IAEA and Iran

Manish was Associate Fellow at the Institute for Defence Studies and Analyses.
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  • July 2005

    In a significant turn of events, the International Atomic Energy Agency (IAEA) on September 24, 2005, adopted a resolution (22-1 with 12 countries abstaining) calling upon Iran to accelerate its cooperation with the Agency in terms of revealing its ‘secret’ nuclear programme failing which the issue will be referred to the United Nations Security Council (UNSC).1 Although the resolution does not set a stipulated deadline for the UNSC referral, perhaps with the intention to leave time for further diplomatic manoeuvring, it does once again reiterate that Tehran fully commits itself to the NPT and resume talks with Britain, France and Germany the three European powers (EU-3). This process had started in November 2004 between Tehran and the EU-3, wherein the latter had offered to support Iran’s entry into the ‘Expert Group of Multilateral Approaches to the Nuclear Fuel Cycle’, negotiate a ‘Trade and Cooperation Agreement’ and support Iran’s accession to the ‘World Trade Organization’ negotiations if Iran froze its ‘weapons’ programme. It also had US support. In fact, the US president had, in Feb 2005, reiterated: “Diplomacy is always the President’s, or at least always my first choice and we’ve got a common goal, and that is Iran should not have nuclear weapon”.2 However, Tehran’s unfortunate decision to break the IAEA seals in order to resume uranium conversion at Isfahan shortly after Mahmoud Ahmadinejad was sworn in as president, led to the suspension of almost a year-long dialogue process.

    India, as one of the IAEA Board members was one of the 22 countries which voted in favour of the resolution. Russia and China, the two vetowielding Security Council members, abstained from voting. Russia is helping build a civilian nuclear power plant near Bushehr and in the past China has contributed towards facilitating Tehran’s nuclear infrastructure. Amongst the non-aligned states like Brazil, Indonesia, Malaysia and South Africa, there is a deep sense and understanding that all countries have ‘a basic and inalienable right’ to develop civilian nuclear energy. The question of referring Iran to the UNSC will not come up before November, when the 35-member IAEA board meets again. With a divided vote within the IAEA, it cannot be definitively ascertained if Tehran’s nuclear imbroglio merits a case for any UN sanctions or even a ‘military’ one under the ‘threat to international peace and security’. The window, therefore, remains open for negotiations. Indeed, as pointed out by the Iranian Secretary of Supreme National Security Council (SNSC) Ali Larijani, on September 27, 2005, “Iran accepts negotiation offers from every country including the Europeans”.3

    Iran’s Violations

    For almost three years now, Iran’s nuclear programme has been subject to contestations. Tehran continues to maintain that its nuclear programme is strictly for civilian purposes and that it reserves the right to retain control over its nuclear fuel cycle for the development of its nuclear energy within the framework of NPT, to which it is a signatory since 1970. According to the Article IV of the NPT, states have ‘inalienable rights to develop research, production and use of nuclear energy for peaceful purposes’, and to that extent, have the ‘right to participate in, the fullest exchange of equipment, materials and scientific and technological information for peaceful uses of energy.’

    This point was further reiterated recently at the UNGA by President Ahmednijad who accused the West of “nuclear apartheid”. He asserted, “Those hegemonic powers, who consider scientific and technological progress of independent and free nations as a challenge to their monopoly on these instruments of power...have misrepresented Iran’s healthy and fully safeguarded technological endeavours in the nuclear field as pursuit of nuclear weapons”.4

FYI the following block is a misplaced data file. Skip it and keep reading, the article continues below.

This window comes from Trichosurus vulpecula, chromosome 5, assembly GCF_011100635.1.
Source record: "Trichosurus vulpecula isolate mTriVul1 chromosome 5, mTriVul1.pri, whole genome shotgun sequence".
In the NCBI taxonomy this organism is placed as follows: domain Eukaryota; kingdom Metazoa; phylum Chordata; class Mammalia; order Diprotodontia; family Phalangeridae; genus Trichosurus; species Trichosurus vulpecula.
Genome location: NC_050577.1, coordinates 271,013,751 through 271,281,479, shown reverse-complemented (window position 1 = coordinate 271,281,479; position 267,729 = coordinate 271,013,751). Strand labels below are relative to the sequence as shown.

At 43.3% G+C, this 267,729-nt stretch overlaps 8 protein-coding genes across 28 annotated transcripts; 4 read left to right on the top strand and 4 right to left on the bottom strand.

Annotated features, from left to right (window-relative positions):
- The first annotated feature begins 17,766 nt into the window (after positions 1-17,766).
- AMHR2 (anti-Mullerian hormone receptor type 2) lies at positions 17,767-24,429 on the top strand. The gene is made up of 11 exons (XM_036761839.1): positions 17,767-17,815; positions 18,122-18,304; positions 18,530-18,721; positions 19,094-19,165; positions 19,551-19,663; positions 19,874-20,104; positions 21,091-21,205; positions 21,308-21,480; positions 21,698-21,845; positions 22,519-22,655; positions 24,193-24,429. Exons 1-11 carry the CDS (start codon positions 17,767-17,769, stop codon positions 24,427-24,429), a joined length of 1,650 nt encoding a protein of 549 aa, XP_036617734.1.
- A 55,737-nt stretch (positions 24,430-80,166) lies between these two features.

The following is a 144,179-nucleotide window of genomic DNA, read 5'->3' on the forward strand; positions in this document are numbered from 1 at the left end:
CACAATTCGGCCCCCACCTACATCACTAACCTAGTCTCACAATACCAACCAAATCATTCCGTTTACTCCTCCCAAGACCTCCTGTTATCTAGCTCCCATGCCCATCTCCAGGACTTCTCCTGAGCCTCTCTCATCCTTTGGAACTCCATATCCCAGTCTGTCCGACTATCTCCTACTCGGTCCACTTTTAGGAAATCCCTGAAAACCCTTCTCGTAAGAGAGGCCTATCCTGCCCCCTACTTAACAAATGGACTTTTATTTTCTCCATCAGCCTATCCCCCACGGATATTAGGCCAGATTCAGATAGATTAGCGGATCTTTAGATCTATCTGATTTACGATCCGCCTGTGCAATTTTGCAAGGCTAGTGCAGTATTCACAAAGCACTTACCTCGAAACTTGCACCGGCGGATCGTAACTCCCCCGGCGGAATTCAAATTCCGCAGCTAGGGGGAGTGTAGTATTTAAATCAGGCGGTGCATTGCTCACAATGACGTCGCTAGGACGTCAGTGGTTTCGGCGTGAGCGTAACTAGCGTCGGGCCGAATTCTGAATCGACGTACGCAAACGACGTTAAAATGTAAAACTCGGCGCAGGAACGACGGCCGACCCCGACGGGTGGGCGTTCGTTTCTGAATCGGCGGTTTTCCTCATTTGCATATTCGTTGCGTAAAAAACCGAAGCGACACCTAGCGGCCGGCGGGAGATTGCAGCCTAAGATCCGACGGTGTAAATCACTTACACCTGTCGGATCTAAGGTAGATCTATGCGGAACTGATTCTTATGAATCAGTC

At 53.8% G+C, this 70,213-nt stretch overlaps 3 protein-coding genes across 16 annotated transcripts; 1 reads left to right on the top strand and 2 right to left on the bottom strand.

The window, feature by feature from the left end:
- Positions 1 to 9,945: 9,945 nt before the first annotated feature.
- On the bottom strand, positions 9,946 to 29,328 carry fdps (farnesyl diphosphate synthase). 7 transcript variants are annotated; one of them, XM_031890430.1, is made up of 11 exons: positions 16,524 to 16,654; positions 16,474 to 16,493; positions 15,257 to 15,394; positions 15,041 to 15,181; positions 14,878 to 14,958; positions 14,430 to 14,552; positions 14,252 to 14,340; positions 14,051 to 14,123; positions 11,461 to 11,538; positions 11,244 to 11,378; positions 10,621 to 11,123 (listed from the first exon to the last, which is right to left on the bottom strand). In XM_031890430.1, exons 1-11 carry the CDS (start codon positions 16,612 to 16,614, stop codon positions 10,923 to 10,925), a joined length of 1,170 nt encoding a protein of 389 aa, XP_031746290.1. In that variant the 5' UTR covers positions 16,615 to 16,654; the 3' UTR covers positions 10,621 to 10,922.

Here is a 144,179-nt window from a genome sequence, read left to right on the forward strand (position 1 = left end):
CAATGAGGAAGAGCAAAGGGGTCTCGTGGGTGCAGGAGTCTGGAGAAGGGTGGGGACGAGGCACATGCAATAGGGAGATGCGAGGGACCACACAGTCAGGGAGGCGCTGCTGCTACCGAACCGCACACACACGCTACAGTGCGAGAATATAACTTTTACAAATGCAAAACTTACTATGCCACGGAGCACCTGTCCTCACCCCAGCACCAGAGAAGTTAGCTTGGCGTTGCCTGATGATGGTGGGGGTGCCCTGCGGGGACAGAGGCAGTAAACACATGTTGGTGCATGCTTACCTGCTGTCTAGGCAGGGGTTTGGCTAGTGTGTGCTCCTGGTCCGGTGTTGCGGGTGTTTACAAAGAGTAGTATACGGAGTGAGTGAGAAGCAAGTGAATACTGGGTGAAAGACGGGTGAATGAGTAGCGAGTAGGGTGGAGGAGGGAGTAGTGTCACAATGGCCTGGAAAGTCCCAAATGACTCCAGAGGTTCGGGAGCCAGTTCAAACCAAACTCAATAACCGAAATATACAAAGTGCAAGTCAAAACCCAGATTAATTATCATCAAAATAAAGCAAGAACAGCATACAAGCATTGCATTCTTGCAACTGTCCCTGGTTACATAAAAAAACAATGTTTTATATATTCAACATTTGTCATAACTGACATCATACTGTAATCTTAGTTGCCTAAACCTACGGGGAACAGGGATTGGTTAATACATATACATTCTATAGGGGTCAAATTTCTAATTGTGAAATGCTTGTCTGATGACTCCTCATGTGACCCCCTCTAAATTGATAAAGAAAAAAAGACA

However, contrary to Iranian claims, the IAEA has over the past three years reported several nuclear transgressions, which are not in accordance with Iran’s safeguards obligations as required by the NPT. For instance, the IAEA report pointed out the importation of 1800 kg of natural uranium from China in 1991 without seeking prior approval. This importation contained of 1000 kg of uranium hexafluoride (UF6), 400 kgs of uranium tetraflouride (UF4) and another 400 kgs of uranium oxide (UO2), which was subsequently used for various experimentation purposes.

    Similar concerns have also been raised regarding the construction of the two centrifuge enrichment facilities at Natanz without providing prior design information to the IAEA. The first was a small-scale pilot fuel enrichment plant (PFEP) with a capacity to hold 1000 centrifuges out of which several were functional. In addition to this, Tehran had also planned a robust centrifuge plant that could eventually hold up to 50,000 centrifuges.

    Tehran also had concealed information about ‘enriching’ uranium, and worse, about its secret centrifuge procurements which had already begun in as early as 1987 through foreign ‘intermediaries’. Although Tehran had acknowledged to the IAEA of having acquired ‘P-1’ type of centrifuges from foreign sources, it did not, until Libya’s disclosure, admit to having procured more advanced ‘P-2’ or ‘Pak-2’ designs of centrifuges. ‘Pak-2’ are second-generation centrifuges which use maraging steel or composite rotors instead of aluminum rotors and can produce nuclear fuel far more quickly than the earlier ‘P-1’ design centrifuge. These designs were acquired from Pakistan through “private-network” of Pakistani scientist A Q Khan. IAEA’s investigations confirm that the drawings shown were the same as the one provided to Libya, thereby establishing a clear Pakistani role in proliferation.

    Patterns of Denial

    Iran’s heavy water plant at Arak also has been a source of contention. Tehran initially, in February 2003, informed the IAEA that the purpose of this facility is to produce heavy water with the possibility of exporting it. Later, in May 2003, it stated that the heavy water produced could potentially be used as a ‘moderator’ for the production of radioisotopes for medical and industrial use. According to safeguards agreement, Iran provided the IAEA with the drawings of the proposed facility, which ‘intentially’ omitted the hot cell design, necessary for the production of radioisotopes.

    Iran’s nuclear acquisitions, therefore, show a mix of motives. From the technical standpoint, if Iran completed the range of facilities, which it intends to construct over the years, it would certainly have an indigenous nuclear fuel-cycle capability. One motivation perhaps could be that Tehran wants to develop an indigenous fuel-cycle capability for its Bushehr lightwater reactor, which, as of today, is dependent upon Russian fuel supply. Notwithstanding this, the possibility of diversion of this fuel for extracting plutonium remains minimal, as the plant’s fuel-supplier Russia has a ‘buyback’ arrangement of spent-fuel.